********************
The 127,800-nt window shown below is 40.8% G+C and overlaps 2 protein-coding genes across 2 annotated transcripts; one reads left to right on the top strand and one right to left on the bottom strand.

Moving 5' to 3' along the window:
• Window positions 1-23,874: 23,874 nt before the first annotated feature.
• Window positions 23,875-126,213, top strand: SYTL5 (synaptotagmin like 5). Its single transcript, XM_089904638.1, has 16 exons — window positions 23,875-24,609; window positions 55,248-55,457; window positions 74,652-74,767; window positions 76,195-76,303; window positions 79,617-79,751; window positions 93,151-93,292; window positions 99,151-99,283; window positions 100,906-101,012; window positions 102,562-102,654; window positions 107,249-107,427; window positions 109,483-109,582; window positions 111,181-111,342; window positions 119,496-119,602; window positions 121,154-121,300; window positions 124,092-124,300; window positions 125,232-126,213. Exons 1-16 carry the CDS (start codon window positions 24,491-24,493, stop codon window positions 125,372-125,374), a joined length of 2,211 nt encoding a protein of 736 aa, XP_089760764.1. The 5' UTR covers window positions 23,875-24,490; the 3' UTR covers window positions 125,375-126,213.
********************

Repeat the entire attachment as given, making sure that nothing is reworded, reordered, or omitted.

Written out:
The 127,800-nt window shown below is 40.8% G+C and overlaps 2 protein-coding genes across 2 annotated transcripts; one reads left to right on the top strand and one right to left on the bottom strand.

Moving 5' to 3' along the window:
• Window positions 1-23,874: 23,874 nt before the first annotated feature.
• Window positions 23,875-126,213, top strand: SYTL5 (synaptotagmin like 5). Its single transcript, XM_089904638.1, has 16 exons — window positions 23,875-24,609; window positions 55,248-55,457; window positions 74,652-74,767; window positions 76,195-76,303; window positions 79,617-79,751; window positions 93,151-93,292; window positions 99,151-99,283; window positions 100,906-101,012; window positions 102,562-102,654; window positions 107,249-107,427; window positions 109,483-109,582; window positions 111,181-111,342; window positions 119,496-119,602; window positions 121,154-121,300; window positions 124,092-124,300; window positions 125,232-126,213. Exons 1-16 carry the CDS (start codon window positions 24,491-24,493, stop codon window positions 125,372-125,374), a joined length of 2,211 nt encoding a protein of 736 aa, XP_089760764.1. The 5' UTR covers window positions 23,875-24,490; the 3' UTR covers window positions 125,375-126,213.